One of the best outcomes from learning a lot about a group of species is that I start to see prairie through their eyes. That perspective has been really valuable for me and has led me to evaluate, restore, and manage prairies differently. Over the last couple years, I’ve been learning quite a bit about bees and other pollinators (and dragging you along with me through numerous posts on those species – sorry about that). As a result, when I look at prairies these days, I sometimes feel like I’m doing so through “bee goggles”.
What I’m seeing through my bee goggles these days is that food gets pretty scarce in the fall, and the end of this wildflower season is very near. Even a couple weeks ago, when Anne Stine and I were doing the last field sampling of bees for her research project (September 18 and 20), it was clear that most plant species were done blooming for the season. Most goldenrods were finished, as were sunflowers, tall boneset, and just about everything else. As a result, we didn’t see as many bees as we’d hoped to, and they were very concentrated on the few blooming flowers that were still around.
One group of flowers that was still blooming was the asters. In fact, heath aster (Aster ericoides) provided, by far, the greatest abundance of flowers we saw during those September bee surveys. Interestingly, however, even given the scarcity of other flowering plant species, we saw surprisingly few bees using heath aster. We did, however, see lots of hover flies (Syrphid sp) and quite a few wasps. Sure, there were a few bees here and there, including some little sweat bees and a few others, but not all that many. In addition to heath aster, there were two other larger-flowered asters blooming in a few prairies: New England aster (Aster novae-angliae) and panicled aster (Aster lanceolatus). Both of those seemed to host significantly more bee visitors than did heath aster, and New England aster – though pretty uncommon – was the most attractive of the two.
(For you botanists in the audience: yes, I know the genus of asters has changed, but I refuse to go along with it. Asters are asters, not Symphyo-whatever. Sue me.)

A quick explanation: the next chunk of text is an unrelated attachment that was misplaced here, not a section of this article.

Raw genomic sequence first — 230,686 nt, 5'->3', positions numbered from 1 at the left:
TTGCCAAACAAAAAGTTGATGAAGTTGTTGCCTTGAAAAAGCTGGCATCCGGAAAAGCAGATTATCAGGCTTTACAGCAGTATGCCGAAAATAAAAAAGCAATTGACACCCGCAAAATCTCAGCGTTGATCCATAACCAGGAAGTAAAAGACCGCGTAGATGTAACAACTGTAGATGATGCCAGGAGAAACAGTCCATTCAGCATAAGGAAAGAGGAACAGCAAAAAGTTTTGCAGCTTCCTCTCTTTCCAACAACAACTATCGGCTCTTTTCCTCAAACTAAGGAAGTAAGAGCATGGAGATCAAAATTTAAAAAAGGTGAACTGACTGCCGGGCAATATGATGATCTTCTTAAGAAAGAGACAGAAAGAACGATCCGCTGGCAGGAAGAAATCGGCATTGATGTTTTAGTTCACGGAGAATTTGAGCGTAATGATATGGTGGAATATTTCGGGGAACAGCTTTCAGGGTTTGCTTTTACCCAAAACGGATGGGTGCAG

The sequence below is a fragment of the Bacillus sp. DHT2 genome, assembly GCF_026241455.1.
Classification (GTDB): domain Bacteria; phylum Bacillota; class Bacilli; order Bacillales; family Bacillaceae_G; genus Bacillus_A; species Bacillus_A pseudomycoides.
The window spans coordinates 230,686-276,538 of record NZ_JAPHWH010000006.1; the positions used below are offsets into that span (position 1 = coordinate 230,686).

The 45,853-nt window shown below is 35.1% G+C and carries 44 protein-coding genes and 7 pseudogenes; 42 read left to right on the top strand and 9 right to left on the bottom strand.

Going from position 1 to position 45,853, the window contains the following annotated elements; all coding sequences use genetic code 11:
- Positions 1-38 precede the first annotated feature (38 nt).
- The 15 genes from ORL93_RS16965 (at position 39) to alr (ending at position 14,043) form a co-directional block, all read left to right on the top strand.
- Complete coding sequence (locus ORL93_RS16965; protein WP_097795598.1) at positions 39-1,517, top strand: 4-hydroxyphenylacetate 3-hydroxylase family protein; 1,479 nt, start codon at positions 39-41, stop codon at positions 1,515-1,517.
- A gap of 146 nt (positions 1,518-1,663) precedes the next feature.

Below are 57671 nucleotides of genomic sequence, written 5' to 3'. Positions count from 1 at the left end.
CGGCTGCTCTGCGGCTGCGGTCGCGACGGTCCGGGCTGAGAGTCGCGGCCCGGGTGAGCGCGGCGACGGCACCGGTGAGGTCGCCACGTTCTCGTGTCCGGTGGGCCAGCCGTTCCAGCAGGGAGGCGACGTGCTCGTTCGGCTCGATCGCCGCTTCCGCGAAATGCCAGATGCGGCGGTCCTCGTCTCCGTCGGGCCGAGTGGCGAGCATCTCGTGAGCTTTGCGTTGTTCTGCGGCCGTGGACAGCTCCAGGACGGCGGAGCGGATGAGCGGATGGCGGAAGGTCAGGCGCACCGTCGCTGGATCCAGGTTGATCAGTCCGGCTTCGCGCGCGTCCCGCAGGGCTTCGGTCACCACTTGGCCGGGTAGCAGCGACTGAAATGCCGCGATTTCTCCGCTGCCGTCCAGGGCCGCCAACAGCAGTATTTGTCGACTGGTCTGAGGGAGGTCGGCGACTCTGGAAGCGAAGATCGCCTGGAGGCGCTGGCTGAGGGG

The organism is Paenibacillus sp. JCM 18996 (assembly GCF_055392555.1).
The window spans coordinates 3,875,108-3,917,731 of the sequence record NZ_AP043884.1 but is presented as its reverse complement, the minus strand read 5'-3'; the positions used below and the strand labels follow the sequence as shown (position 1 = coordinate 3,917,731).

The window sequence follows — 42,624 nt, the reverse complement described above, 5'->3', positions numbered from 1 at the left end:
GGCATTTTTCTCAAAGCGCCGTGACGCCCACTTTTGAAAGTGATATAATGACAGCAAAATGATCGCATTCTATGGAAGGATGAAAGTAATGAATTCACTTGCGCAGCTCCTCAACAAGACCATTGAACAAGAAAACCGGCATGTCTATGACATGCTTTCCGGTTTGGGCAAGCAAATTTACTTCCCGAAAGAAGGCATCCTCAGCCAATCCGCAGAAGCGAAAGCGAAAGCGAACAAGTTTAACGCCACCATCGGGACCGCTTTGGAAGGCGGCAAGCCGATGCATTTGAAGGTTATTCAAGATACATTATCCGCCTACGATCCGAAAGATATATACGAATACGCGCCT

Pitcher sage (Salvia azurea) was another late-blooming species that was very attractive, at least to larger bees – as well as butterflies. However, while we saw scads of bumblebees on pitcher sage during our last bee survey period (August 19-20) we only found a couple this time around. Because of that, I assume the queens that will initiate next year’s new colonies have mated and are now finding a nice comfy place to spend the winter. Since producing fertilized queens is the ultimate goal of every bumblebee colony, the rest of the colony members can (and will) die happy, knowing they played their role successfully.
Interestingly, while looking for bees, we saw some widely scattered blooming plants of goldenrods, annual sunflowers, tall boneset, and a few others – even though the vast majority of plants within those species had long finished flowering. Some of those plants appeared to have been grazed by cattle or other animals, and so were behind schedule and trying to rush some flowers and seed production before the first freeze. Others just appeared to be late bloomers – in full flower, surrounded by others of the same species that were already decked out in seed heads. Maybe they were just a little different genetically? Regardless, those late individuals were getting abundant attention from bees and other pollinators and were clearly more attractive than heath aster… As long as they are able to get their seeds ripened before temperatures drop too low, those late blooming flowers should come out pretty well. As we harvest seed from some of those species this fall, it would be probably be smart for us to gather seeds from those plants that may be genetically inclined to bloom a little later than their counterparts. Maybe we can create restored prairies with a longer flowering period and give late-season pollinators a little autumn boost.
I don’t need bee goggles to see that fall has arrived. Our prairies have mostly turned golden brown, and while the range of colors has narrowed, it has been complemented by an incredible array of seed head architecture that lends grasslands a new texture. The subtle beauty of autumn prairies will last until next year’s green up starts, but it will be much quieter for a while without bees and the myriad other insects that make summer sound so alive. However, as with all prairie animals, bees have their own ways of surviving the coming winter, and will emerge from dormancy – along with the rest of the prairie – when the time is right in the spring.
It’ll be good to see them again.